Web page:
Podcast
2 mins

A conversation with Wish’s IP Expert

A conversation with Wish’s IP Expert

Wish is one of the largest e-commerce marketplaces in the world. Wish’s mission is to make affordable goods accessible to everyone everywhere. And they have certainly accomplished it. 

We had the privilege of talking to Maral Behnam-Garcia, Director of Brand Protection & Intellectual Property at Wish. She had a lot of insights into the industry that any IP thought leader would want to know about.

You can listen to the full conversation on our Heroes of Brand Protection podcast or continue reading for a sneak peek into her journey. 

Key takeaways:
  • Company’s business overview. 
  • Challenges faced as Director of Brand Protection & IP
  • Advice for budding IP professionals. 

The following is part of the transcript of Heroes of Brand Protection podcast, featuring a conversation between M. Benham-Garcia, and Daniel Shapiro, Red Points’ VP of Brand Relationships. 

Q stands for questions from Daniel Shapiro.

Q: Can you give a brief overview of your business?

Wish is one of the largest and fastest growing global e-commerce platforms. They really provide an innovative shopping experience to millions of users from around the world. One of the things we do is we connect consumers to about a half a million merchants. We are located in San Francisco and we have a few offices around the world: in China, Toronto, and Amsterdam.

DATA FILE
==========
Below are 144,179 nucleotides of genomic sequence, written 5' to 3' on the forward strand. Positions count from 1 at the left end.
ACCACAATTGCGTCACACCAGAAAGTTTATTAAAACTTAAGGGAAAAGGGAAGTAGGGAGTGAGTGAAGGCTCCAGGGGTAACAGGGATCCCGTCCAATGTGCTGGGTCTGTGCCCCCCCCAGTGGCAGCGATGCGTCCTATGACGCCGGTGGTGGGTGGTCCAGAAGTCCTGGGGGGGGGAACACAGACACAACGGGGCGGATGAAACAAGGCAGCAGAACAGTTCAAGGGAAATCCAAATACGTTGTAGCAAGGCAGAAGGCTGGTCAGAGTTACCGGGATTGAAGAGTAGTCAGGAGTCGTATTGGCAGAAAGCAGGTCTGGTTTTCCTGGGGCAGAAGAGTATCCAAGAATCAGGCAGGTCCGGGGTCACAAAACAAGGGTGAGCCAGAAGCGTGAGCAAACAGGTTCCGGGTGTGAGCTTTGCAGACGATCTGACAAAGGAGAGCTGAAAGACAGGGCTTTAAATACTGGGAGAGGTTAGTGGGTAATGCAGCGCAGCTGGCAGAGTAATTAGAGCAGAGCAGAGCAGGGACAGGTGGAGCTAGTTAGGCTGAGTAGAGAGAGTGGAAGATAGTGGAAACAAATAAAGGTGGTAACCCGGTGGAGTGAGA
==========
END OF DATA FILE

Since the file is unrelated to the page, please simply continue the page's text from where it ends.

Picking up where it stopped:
Q: What is the hardest thing you have to do as Director of Brand Protection & IP?

Being in Brand Protection there’s a lot of difficult situations that we embark on. In general, and especially coming from a marketplace, we have a lot of challenges and that’s just with the sheer volume of counterfeits and IP problems. They exist not only on our platform but in the marketplace overall. That’s one of the reasons why brand protection has taken off and it’s become such a large industry problem

One of the main challenges I see is that within the industry we tend to focus on hitting platforms. Hitting it by removing counterfeits from marketplaces and not making them purchasable. Whereas if we combat it from the source and we try to get it from manufacturers and shut down the operations where it exists… I think we would have more success in being able to tackle the problem. Otherwise, we’re playing what the industry calls ‘whack-a-mole’. As soon as we take something down or as soon as we are able to target those problematic listings, another one appears. 

Q: What advice would you give someone wanting to pursue a career similar to yours?

If I were to give any advice to anyone it would be to not close doors to opportunities that may appear. It’s important to be open minded and not to be so set in your career trajectory. You need to just be flexible and if something were to cross your path I think it’s important to explore it. 

I did that and now I’m here. I’m loving it and I actually love the world of brand protection. 

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